Advertisement
Advertisement

HIV Care Today


To Russia (and Eastern Europe and Central Asia), With Love
By Benjamin Young, M.D., Ph.D.
January 23, 2015

We've made tremendous strides in the treatment of HIV. Antiretroviral therapy can prevent immune decline and death. Additionally, antiretroviral therapy can prevent new infections among babies born to HIV-infected mothers and at-risk HIV-uninfected people. Around many parts of the world, death rates have declined. In some southern African nations, these declines have exceeded 50% in the past five years. Life expectancy for people living with HIV who have access to treatment is approaching normal in several high-income countries and is estimated by UNDP (United Nations Development Programme) to have increased in sub-Saharan Africa by six years from 2002 to 2012.

Read more …


The Cynical Connectedness of Gilead's Hepatitis C Pricing and Anti-Diversion Policies
By Brook K. Baker
January 16, 2015

Gilead has announced both the highest recorded prices ever for its direct acting hepatitis C antiviral, ledipasvir/sofosbuvir (Harvoni), and one of the most stringent anti-diversion programs ever devised. The price, highest in the U.S., comes in at a whopping US$94,000 for a 12-week course of treatment, with slightly lower prices in Europe. Before this combo was approved, Gilead charged US$84,000 -- US$1,000 a pill -- for stand-alone sofosbuvir, earning US$8billion to US$10 billion in the first year of sales. This is for a course of treatment that experts have estimated can be manufactured for approximately US$100. In turn, the emerging anti-diversion program requires patients in low- and middle-income countries to physically come to designated Gilead distribution sites to exchange an empty 30-day pill bottle for the next month's supply. This program undermines the physician-patient and pharmacist-patient relationships, patient autonomy, adherence, and confidentiality. The question arises: Are the excessive pricing and the draconian anti-diversion policies related? The answer is, like gold and diamonds all the way to the bank.

Read more …


New HCV Option Effective, Safe, Well-Tolerated -- and Use Will Likely Be Driven by Payors
By Paul E. Sax, M.D.
December 22, 2014

As expected, the FDA approved the next treatment option for HCV on Friday -- "Viekira Pak", a (sometimes complete) regimen consisting of ritonavir-booted parataprevir and ombitasvir given as a two pills once a day, plus one pill of of dasabuvir given twice daily. It is indicated for treatment of HCV genotype 1.

Read more …


5 ID/HIV Things to Be Grateful for This Holiday Season, 2014 Edition
By Paul E. Sax, M.D.
November 24, 2014

Amidst outbreak hysterias, anti-vaccine imbecility, electronic medical record whining, and slug-related eosinophilia, I bring you this year's version of the good news -- the 2014 edition of Five ID/HIV Things to be Grateful for this Holiday Season, just in time for your holiday turkeys.

Read more …


Why the IPERGAY (Yes, That's Its Name) Study Could Substantially Increase Use of PrEP
By Paul E. Sax, M.D.
October 30, 2014

For those who read French, here's the official announcement. (Scroll down for the English.) And for those who can't believe the name, it stands for "Intervention Prophylactique pour Et avec les Gays". Of course.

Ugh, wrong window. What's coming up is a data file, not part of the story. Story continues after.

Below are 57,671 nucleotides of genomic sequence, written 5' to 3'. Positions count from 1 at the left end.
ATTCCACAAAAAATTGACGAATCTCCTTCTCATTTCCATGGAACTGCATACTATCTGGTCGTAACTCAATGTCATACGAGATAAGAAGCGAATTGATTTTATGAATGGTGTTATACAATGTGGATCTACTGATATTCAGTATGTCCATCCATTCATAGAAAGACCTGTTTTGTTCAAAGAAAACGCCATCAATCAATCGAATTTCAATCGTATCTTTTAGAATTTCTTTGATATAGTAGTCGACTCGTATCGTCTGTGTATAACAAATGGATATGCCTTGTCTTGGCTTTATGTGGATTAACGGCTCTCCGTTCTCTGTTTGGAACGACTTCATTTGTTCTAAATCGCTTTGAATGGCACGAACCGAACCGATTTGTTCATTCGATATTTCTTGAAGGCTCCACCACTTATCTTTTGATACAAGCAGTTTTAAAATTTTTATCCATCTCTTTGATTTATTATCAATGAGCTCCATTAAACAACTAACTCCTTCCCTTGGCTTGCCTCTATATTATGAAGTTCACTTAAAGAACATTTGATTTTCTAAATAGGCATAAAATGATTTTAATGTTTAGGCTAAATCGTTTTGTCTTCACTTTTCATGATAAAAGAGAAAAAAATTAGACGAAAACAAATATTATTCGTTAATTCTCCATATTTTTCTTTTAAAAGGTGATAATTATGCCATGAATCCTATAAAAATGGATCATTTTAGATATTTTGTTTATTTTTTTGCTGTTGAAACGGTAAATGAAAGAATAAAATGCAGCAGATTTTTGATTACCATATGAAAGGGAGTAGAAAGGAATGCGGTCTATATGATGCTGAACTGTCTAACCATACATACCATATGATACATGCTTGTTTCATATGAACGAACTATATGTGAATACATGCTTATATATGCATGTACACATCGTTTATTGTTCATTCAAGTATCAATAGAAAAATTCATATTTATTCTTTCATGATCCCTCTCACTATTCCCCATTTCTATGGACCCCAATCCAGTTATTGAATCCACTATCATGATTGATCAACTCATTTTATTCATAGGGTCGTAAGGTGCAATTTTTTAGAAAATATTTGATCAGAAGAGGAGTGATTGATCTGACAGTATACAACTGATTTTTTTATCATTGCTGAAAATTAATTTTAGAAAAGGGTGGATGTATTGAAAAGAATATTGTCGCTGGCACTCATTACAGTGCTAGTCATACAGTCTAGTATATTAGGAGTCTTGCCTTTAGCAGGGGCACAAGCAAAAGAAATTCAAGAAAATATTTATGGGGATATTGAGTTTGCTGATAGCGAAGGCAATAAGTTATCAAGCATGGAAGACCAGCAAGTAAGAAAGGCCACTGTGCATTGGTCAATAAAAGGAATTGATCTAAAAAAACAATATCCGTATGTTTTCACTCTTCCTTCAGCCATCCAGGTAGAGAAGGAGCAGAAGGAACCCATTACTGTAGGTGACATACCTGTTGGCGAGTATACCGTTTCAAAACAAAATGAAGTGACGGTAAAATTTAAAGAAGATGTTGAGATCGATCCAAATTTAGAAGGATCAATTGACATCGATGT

Read more …


Approval of Sofosbuvir/Ledipasvir Was Expected, but Still Is a Huge Advance
By Paul E. Sax, M.D.
October 12, 2014

As expected, the FDA just approved the first single-pill treatment for hepatitis C genotype 1, a tablet containing 400 mg of sofosbuvir (SOF) and 90 mg of ledipasvir (LDV). For those not following this story closely, sofosbuvir is the pan-genotypic NRTI polymerase inhibitor approved last December to much rejoicing -- and controversy about the price. Ledipasvir is the first HCV NS5A inhibitor, and is only available as part of this combination.

Read more …


New FDA HIV Drug Approvals Unlikely to Have Much Impact, Unless ...
By Paul E. Sax, M.D.
September 28, 2014

If you're an ID doc based in the U.S., you probably received notice last week that two new HIV drugs were approved -- cobicistat and elvitegravir.

And if you're wondering what the big deal is, welcome to the club.

Read more …


Quick Question: How Do I Fill Out This Tricky Patient Job or School Form?
By Paul E. Sax, M.D.
September 25, 2014

Hi Paul,
One of my HIV pts, doing wonderfully well, is planning to enroll in a nursing program. She does not want to disclose her HIV status (fine with me), but the hospital requests a list of current meds which, of course, would blow her cover. My inclination is simply to leave the HIV meds off the list, but I asked our legal office who advises me not to do so -- they say just decline to fill out the form. However, I don't like that advice, since it essentially means my patient cannot enroll in the program. Of course I question whether the employer has the legal right to know all the meds, but I can't change that in the short term.

Read more …


Could an Integrase Inhibitor Have Prevented One More HIV Infection?
By Monica Gomes, M.D., M.Sc.
September 19, 2014

When it comes to preventing mother-to-child transmission (MTCT) of HIV anywhere in the world, the target must be zero. Of course, we know that a lot of variables may affect the chain of events that can lead to an HIV-infected child.

Read more …


Health Insurance Companies Are the Biggest Impediment to PEP and PrEP for HIV Prevention
By Howard Grossman, M.D.
September 12, 2014

Post-exposure prophylaxis (PEP) for HIV, which consists of immediate treatment for possible exposure to HIV to prevent infection, has been the standard of care for quite a few years.

Read more …

 1  |  2  |  3  |  …  |  15  |  Next > 

Get email notifications every time HIV Care Today is updated.



This article was provided by TheBodyPRO.com.
 

Advertisement